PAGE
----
Posted on Apr 09, 2020, 3 p.m.
The Harvard University offshoot i20 Therapeutics is setting the goal of one day having those who suffer from diabetes to be able to treat it with pills rather than injections with a syringe when they need to take their medications.
Bioengineering researchers began to publish their methods in 2018 for turning liquid medications into encapsulated easy to swallow forms, which has demonstrated some early success with insulin in animal models.
Starting out with $4 million in seed money from Sanofi Ventures and the Juvenile Diabetes Research Foundation’s T1D Fund, i20 Therapeutics plans to take that technology to GLP1 analogs, these are the glucagon like peptides that help to maintain blood sugar levels; i20 is focused on creating the next generation of oral peptide and protein based therapies.
“Our technology has the potential to enable the oral delivery of high-value drugs in a safer, more effective and patient-friendly way and also by easing the treatment burden for dozens of therapeutics that were previously restricted to intravenous or subcutaneous delivery,” said Mitragotri, the Hiller Professor of Bioengineering and Hansjorg Wyss Professor of Biologically Inspired Engineering.
Encapsulating complex drugs with an ionic liquid was found to enable the oral delivery of large proteins and peptides such as insulin past the mucus barrier and walls of the intestine into the bloodstream. Additionally a coating could allow the pill to pass through the harsh and acidic environment of the stomach, according to findings published in the Proceedings of the National Academy of Sciences.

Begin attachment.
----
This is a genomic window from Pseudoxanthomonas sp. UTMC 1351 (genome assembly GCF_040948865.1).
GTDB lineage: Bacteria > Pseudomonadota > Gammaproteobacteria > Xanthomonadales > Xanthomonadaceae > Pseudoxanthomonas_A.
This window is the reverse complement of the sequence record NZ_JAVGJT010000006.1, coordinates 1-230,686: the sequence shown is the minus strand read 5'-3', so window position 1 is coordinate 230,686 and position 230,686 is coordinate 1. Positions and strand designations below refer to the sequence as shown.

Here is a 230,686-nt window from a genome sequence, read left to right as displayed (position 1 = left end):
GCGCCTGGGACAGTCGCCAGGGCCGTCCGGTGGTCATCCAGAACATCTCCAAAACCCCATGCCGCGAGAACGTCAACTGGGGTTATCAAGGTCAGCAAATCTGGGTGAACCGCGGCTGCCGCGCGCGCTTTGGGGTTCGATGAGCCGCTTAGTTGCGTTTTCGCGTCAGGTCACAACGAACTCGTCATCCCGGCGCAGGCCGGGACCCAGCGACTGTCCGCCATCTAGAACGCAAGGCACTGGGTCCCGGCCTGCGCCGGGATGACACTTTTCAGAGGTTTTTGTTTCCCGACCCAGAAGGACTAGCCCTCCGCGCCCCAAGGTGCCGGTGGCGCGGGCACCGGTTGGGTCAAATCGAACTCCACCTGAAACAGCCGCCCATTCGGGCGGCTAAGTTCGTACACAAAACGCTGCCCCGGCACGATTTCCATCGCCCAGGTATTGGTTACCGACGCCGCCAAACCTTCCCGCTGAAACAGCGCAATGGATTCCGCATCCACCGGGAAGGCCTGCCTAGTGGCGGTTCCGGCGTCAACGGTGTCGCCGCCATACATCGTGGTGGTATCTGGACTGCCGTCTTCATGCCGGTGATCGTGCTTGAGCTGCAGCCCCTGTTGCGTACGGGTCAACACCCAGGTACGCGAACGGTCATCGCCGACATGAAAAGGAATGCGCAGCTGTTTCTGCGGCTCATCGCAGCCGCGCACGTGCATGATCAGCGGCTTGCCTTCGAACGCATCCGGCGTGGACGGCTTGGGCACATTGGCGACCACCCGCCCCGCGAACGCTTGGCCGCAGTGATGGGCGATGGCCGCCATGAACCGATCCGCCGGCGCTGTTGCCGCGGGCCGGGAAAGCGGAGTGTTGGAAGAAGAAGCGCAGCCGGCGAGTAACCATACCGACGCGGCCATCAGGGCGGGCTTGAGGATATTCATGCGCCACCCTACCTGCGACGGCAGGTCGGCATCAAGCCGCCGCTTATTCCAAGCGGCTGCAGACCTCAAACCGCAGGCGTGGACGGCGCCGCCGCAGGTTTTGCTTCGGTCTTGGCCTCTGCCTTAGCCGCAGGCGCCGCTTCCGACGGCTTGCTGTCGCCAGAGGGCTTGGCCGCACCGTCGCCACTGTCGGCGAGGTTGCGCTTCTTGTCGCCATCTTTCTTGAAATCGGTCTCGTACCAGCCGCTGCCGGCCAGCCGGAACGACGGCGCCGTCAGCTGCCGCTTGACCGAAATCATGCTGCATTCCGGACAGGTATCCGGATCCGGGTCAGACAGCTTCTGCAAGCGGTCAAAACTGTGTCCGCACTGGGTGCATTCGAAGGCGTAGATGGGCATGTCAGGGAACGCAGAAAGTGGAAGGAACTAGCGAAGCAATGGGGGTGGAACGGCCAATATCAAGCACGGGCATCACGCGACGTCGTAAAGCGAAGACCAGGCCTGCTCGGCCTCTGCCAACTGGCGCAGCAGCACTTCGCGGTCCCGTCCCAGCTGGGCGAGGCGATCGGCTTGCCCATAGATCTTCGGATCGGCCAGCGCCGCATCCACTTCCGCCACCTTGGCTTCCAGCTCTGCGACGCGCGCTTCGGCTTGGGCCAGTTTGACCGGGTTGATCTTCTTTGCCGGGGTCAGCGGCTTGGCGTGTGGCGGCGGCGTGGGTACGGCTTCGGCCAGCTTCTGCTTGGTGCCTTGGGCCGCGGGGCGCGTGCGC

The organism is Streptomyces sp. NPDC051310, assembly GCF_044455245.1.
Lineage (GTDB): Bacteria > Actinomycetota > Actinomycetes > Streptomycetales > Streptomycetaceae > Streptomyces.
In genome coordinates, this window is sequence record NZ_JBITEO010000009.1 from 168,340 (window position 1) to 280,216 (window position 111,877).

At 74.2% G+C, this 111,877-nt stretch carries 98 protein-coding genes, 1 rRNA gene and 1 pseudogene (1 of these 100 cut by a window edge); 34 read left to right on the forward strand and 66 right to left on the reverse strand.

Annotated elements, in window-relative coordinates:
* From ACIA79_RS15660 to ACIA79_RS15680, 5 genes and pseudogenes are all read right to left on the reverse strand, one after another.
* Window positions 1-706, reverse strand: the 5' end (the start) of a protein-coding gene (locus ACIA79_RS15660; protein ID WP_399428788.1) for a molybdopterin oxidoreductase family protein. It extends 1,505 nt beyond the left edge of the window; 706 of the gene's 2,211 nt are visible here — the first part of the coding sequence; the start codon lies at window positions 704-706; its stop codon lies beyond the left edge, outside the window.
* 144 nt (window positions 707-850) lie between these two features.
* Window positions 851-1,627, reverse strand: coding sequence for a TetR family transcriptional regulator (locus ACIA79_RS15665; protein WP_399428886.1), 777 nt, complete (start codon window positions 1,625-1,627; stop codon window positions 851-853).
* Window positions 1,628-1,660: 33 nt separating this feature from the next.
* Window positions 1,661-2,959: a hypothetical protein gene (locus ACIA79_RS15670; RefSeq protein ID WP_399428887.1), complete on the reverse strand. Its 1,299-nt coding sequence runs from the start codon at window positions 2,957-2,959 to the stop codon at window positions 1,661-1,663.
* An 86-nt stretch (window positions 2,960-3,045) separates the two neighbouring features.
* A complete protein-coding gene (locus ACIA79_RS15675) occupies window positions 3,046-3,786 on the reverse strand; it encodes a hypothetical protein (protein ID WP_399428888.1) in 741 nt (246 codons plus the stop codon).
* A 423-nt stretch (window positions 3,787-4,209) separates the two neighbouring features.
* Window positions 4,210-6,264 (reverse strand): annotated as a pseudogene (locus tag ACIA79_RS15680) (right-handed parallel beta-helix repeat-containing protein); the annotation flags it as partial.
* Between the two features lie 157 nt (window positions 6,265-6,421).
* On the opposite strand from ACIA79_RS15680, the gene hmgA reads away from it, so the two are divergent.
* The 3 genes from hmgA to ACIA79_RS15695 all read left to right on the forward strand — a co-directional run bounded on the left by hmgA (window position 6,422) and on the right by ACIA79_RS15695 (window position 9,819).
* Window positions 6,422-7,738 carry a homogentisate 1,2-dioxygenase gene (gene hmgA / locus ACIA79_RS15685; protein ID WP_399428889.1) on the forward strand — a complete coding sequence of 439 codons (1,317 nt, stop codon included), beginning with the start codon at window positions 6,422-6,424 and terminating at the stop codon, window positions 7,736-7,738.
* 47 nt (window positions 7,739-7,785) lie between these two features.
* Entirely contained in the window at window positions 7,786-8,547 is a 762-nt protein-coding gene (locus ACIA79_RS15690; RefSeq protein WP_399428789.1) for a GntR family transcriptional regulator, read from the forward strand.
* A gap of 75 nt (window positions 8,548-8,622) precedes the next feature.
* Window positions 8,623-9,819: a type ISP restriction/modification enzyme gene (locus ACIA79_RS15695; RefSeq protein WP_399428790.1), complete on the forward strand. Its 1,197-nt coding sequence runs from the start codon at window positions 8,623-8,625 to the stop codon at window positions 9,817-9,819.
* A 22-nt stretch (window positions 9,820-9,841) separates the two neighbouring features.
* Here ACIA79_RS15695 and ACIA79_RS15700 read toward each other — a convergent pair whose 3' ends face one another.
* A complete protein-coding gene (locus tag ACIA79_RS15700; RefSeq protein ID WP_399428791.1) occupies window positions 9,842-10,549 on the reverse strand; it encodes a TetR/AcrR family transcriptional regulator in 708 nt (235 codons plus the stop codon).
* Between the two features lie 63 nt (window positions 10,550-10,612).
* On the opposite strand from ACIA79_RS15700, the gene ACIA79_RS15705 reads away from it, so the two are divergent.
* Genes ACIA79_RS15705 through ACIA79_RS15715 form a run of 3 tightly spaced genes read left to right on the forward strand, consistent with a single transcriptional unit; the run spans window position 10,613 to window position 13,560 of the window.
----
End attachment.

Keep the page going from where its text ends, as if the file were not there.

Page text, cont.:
“By choosing the right ions, you can control the properties, so you can make them more viscous, less viscous, more tissue penetrating, or inert,” said Mitragotri, who will serve as a board member and scientific advisory to i2O.
“We pair these formulations up with specific drugs, and we have shown in the lab that a variety of drugs can be delivered, like insulin, including other peptides, small molecules, and antibodies,” he added. “The primary indications are likely to include diabetes, autoimmune disease and oncology. Those are the key areas where we see this platform making a strong impact.”
"For millions of patients worldwide, a pill would be more attractive than a therapy that needs to be injected. Oral delivery of biologics is a challenge that many engineers and chemists have tried to address, and one that becomes more urgent as modalities trend toward peptide, antibody, and mRNA therapies," said Isaac Kohlberg, Harvard’s Senior Associate Provost and Chief Technology Development Officer. "Through their years of research efforts and translational support from the Blavatnik Biomedical Accelerator, the Mitragotri Lab has created a unique and innovative drug delivery platform with compelling validational results. We’re pleased that through the launch of this startup, the team will be able to move it to the next stage of development and toward the clinic."
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